Ayasofya: The Dagger Removed

‘’Either I will conquer you or you will conquer me”; this sentence, uttered by Fatih Sultan Mehmet, referred to Istanbul. This city has a subtle connection with the sacred Islamic cities of Mecca and Jerusalem; the qibla (direction of prayer) in Istanbul is towards both the Ka’ba and Al-Aqsa. For us Muslims, it is a beautiful blessing to face both the first qibla in Islam … Continue reading Ayasofya: The Dagger Removed

Relics of Triumphalism

Hagia Sophia has a storied heritage, but at no time has she been living in the past. Her walls embellished with marvelous Abrahamic vestiges of the distant past, Hagia Sophia excites aesthetic envy the world over. Strings of naked lightbulbs line the confectionaries and kebab stands that populate her casual vicinity in warm summer evenings—her odd, mismatched minarets visible across the Bosporus from Üsküdar, where … Continue reading Relics of Triumphalism

Has Religion Made a Comeback?

Giant Turtles, Big Bang Cosmology, and the End of Materialism I remember sitting in my world history class as a nine-year-old learning that the silly and primitive people of the past used to believe that the earth rested on a giant turtle. I vaguely recall being taught that these simple and primitive people used this turtle to explain earthquakes: anything that sits on the back … Continue reading Has Religion Made a Comeback?

Humanism between Islam and the West

A Book Review of Ali Shariati’s Marxism and Other Western Fallacies Ali Shariati Mazinani was an Iranian revolutionary and sociologist whose work is largely on the sociology of religion. He is widely considered to be one of the most influential Iranian intellectuals of the 20th century[1], and has been dubbed  the “ideologue of the Iranian Revolution.” Despite experiencing an illustrious career shortened by an early … Continue reading Humanism between Islam and the West

A Critique From Above: A Reflection on Revolts

No time in recent memory has seen ‘violence’ laid bare as much as in our current political moment.  The violence of concern is that of colonial racism – a violence produced by the secular nation-state. Of course, the modern form of lynching visited upon George Floyd is not news to anyone aware of the costs of late capitalism and neocolonialism. Yet, as an Ummah, we … Continue reading A Critique From Above: A Reflection on Revolts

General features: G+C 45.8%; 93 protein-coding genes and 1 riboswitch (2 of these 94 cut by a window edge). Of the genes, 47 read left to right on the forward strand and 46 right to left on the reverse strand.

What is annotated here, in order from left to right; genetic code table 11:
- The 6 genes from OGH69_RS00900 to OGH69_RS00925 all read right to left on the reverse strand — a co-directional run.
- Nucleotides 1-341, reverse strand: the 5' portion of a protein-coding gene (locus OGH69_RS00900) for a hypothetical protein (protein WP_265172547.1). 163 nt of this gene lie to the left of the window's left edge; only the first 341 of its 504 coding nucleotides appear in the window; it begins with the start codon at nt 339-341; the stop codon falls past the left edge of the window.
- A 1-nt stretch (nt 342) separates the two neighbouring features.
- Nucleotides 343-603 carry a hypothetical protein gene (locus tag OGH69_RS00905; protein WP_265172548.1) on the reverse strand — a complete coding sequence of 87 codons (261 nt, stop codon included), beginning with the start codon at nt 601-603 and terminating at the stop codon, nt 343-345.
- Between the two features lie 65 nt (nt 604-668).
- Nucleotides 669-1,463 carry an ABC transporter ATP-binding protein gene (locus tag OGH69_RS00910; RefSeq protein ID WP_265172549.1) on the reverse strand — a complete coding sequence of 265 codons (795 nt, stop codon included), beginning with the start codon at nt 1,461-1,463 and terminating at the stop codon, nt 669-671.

Intolerance is at the Heart of Liberalism

The incoherence of liberalism is going to need a better defense than the one offered by Douglas Murray.  Liberalism, as Douglas Murray rightly points out in his Spectator piece, is in the dock and subject to a new “cultural revolution.” Murray’s piece reflects an ever-growing pessimism across western societies that the edifice upon which liberalism was built is giving way to a “woke” progressivism concerned … Continue reading Intolerance is at the Heart of Liberalism

الحجاب: ليس جسدي، ليس اختياري

بدأتُ ارتداء الخمار (غطاء الرأس الإسلامي، ويعرف بالحجاب) عندما كنت في العاشرة من العمر. كنت قد تأثرت بصديقاتٍ متحجبات أكبر مني سنًا، وآمنت حينها بأنه الوقت المناسب لارتداء الحجاب أيضًا والعمل بما يقتضيه. وبعد مضي أكثر من عشر سنين مَنَّ الله تعالى عليَّ بالاستمرار في الارتقاء في مسيرتي نحو الامتثال لمقتضيات الحجاب ظاهرًا وباطنًا. إنها سير باتجاه الستر والتصرف بطريقة أؤمن أنها ترضي الله عز … Continue reading الحجاب: ليس جسدي، ليس اختياري

Islam and the Secular Age: Q&A with Dr. Khalil Abdurrashid

Traversing Tradition and Yaqeen Institute have collaborated to provide a question and answer follow-up to Yaqeen Institute’s research papers, allowing readers further engagement with the author. In this article, we had the blessed opportunity to ask Dr. Khalil Abdurrashid questions about his article, Islam and the Secular Age: Between Certainty and Uncertainty. Dr. Khalil Abdurrashid is the first full-time University Muslim Chaplain at Harvard University, … Continue reading Islam and the Secular Age: Q&A with Dr. Khalil Abdurrashid